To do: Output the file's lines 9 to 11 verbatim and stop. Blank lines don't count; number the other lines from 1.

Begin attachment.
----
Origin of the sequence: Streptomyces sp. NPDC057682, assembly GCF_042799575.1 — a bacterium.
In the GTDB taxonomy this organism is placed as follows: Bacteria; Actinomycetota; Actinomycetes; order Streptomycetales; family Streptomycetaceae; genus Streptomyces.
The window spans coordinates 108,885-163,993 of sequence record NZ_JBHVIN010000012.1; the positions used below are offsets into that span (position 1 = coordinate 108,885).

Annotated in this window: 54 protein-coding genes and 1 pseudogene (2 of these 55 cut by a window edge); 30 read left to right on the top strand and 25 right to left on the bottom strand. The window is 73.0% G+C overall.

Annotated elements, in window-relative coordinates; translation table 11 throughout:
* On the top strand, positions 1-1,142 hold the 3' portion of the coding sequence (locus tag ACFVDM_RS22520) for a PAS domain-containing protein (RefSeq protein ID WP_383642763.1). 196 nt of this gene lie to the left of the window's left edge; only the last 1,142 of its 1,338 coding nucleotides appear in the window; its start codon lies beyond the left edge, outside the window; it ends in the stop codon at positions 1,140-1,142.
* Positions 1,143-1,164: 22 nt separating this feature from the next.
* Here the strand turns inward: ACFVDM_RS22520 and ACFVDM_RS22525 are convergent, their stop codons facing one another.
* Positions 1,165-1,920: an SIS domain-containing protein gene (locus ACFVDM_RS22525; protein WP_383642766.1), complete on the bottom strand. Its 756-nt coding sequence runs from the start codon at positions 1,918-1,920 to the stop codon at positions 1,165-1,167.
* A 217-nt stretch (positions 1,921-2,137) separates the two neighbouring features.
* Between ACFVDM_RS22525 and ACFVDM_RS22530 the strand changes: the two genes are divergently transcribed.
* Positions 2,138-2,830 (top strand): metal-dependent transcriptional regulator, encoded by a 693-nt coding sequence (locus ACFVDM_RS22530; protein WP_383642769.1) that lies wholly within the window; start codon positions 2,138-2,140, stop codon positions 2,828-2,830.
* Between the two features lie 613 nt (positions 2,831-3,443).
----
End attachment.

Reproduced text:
* Positions 1,165-1,920: an SIS domain-containing protein gene (locus ACFVDM_RS22525; protein WP_383642766.1), complete on the bottom strand. Its 756-nt coding sequence runs from the start codon at positions 1,918-1,920 to the stop codon at positions 1,165-1,167.
* A 217-nt stretch (positions 1,921-2,137) separates the two neighbouring features.
* Between ACFVDM_RS22525 and ACFVDM_RS22530 the strand changes: the two genes are divergently transcribed.